What You Should Know About Digestive Enzymes

If your digestive enzymes aren't functioning well, you may be missing out on the performance-boosting benefits of your supercharged diet plans.

Your digestive tract uses enzymes to break down the food you eat to fuel your body. Bloating, malabsorption or trouble transitioning to a new diet plan can all be indicators of deficient enzymes.

Enzymes are now more common in supplements, but with a lot of brand names on there, it's hard to know where to begin. Keep reading for a jump-start overview of enzymes: what they are, why they are important, and which ones are right for you.  


Enzymes are proteins your body produces that create chemical reactions your body needs. Your pancreas, tummy, salivary glands, and your small intestine all release enzymes that help you break down food into nutrients your body can take in. Enzymes additionally shield your digestive tract by breaking down inflammatory substances such as lectins, which contribute to leaky gut syndrome.

Different enzymes match with different compounds in your diet regimen, such as amino acids or sugars. The lactase enzyme is required to absorb lactose sugars. For example, grownups no longer create lactase, which is why lots of people can not drink milk.


All the healthy and balanced food in the world won't help if your body does not have the enzymes required to break down the nutrients you intake. Pancreatic problems, damage to the digestive tract, or serious inflammation to the digestive system such as Celiac or Crohn's Disease can axe your enzyme production.

This can range from leaking gut, to bacteria growth, to minor food intolerances. Worse, with reduced enzyme counts, undigested proteins can go through your gut to cause more inflammation. Low stomach acid is additionally connected to low enzyme manufacturing. Your body also generates fewer enzymes as you age. But the biggest culprit by far is stress.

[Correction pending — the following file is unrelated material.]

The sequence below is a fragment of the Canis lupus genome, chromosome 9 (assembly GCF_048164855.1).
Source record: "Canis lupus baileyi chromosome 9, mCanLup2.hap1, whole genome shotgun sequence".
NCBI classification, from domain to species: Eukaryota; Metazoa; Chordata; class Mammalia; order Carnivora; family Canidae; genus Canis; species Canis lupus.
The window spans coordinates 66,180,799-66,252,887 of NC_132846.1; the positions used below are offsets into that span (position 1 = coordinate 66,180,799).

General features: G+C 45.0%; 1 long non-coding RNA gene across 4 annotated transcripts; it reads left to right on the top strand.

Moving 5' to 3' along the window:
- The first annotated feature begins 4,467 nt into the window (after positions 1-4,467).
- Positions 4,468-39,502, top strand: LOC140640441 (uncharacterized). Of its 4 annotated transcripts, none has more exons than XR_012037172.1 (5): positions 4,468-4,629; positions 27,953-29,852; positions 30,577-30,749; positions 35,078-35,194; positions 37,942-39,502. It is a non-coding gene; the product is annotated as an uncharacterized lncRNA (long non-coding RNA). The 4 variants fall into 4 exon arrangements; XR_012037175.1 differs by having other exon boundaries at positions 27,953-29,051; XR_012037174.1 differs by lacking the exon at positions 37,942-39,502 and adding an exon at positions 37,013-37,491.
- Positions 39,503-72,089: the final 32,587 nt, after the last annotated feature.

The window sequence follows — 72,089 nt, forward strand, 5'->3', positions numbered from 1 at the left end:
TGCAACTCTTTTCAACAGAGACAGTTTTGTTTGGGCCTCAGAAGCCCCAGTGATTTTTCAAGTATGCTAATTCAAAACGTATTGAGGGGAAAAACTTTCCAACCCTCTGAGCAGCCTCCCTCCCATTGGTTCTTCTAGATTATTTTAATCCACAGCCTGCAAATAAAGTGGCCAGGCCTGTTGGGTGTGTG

High anxiety strangles food digestion by putting your body in a "fight or flight" status, affecting how much energy goes into your digestion. If your ancestor was running from a lion, digestion is the least important task at the time. Chronic stress and anxiety can lead to reduced levels of enzymes, resulting in malnutrition and improper absorption.


  • Frequent undigested food in stool.
  • Feeling a "rock" in your belly
  • Looseness of the bowels or irregular bowel movements
  • Gas or bloating
  • Unintentional weight reduction
  • Poor nutrition symptoms

These symptoms feel and appear a bit like eating non-nutritious foods like pizza. When you notice signs and symptoms like these with nutritious foods, you might have an enzyme issue.

Enzyme shortages can be hard to diagnose, given that they frequently share signs and symptoms with various other gastrointestinal problems. These nonspecific signals commonly go misdiagnosed or unknown. While direct examinations for enzyme counts can be beneficial for identifying severe pancreatic issues, stool examinations are a great way to catch the majority of issues. These tests provide an extensive picture of your enzyme health, plus markers such as microbial or fungal overgrowth, inflammation, food digestion, or parasite infection.